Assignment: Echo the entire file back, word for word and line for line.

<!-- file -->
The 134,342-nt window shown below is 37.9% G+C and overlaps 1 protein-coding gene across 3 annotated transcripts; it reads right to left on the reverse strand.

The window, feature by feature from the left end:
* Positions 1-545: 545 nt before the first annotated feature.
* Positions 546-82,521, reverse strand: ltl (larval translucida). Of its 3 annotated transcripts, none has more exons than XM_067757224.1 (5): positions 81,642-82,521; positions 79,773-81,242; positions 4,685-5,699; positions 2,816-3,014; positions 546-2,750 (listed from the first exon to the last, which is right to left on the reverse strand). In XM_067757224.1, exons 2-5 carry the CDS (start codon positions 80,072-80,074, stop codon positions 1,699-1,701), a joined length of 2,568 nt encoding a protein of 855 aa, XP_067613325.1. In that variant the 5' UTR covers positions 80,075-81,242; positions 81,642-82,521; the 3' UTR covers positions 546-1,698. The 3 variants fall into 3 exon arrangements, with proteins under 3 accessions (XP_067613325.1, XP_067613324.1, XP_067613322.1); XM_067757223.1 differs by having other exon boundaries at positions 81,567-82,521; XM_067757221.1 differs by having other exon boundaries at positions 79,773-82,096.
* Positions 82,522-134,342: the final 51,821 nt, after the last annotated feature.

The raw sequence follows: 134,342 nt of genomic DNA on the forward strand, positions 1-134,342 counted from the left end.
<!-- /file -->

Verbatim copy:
The 134,342-nt window shown below is 37.9% G+C and overlaps 1 protein-coding gene across 3 annotated transcripts; it reads right to left on the reverse strand.

The window, feature by feature from the left end:
* Positions 1-545: 545 nt before the first annotated feature.
* Positions 546-82,521, reverse strand: ltl (larval translucida). Of its 3 annotated transcripts, none has more exons than XM_067757224.1 (5): positions 81,642-82,521; positions 79,773-81,242; positions 4,685-5,699; positions 2,816-3,014; positions 546-2,750 (listed from the first exon to the last, which is right to left on the reverse strand). In XM_067757224.1, exons 2-5 carry the CDS (start codon positions 80,072-80,074, stop codon positions 1,699-1,701), a joined length of 2,568 nt encoding a protein of 855 aa, XP_067613325.1. In that variant the 5' UTR covers positions 80,075-81,242; positions 81,642-82,521; the 3' UTR covers positions 546-1,698. The 3 variants fall into 3 exon arrangements, with proteins under 3 accessions (XP_067613325.1, XP_067613324.1, XP_067613322.1); XM_067757223.1 differs by having other exon boundaries at positions 81,567-82,521; XM_067757221.1 differs by having other exon boundaries at positions 79,773-82,096.
* Positions 82,522-134,342: the final 51,821 nt, after the last annotated feature.

The raw sequence follows: 134,342 nt of genomic DNA on the forward strand, positions 1-134,342 counted from the left end.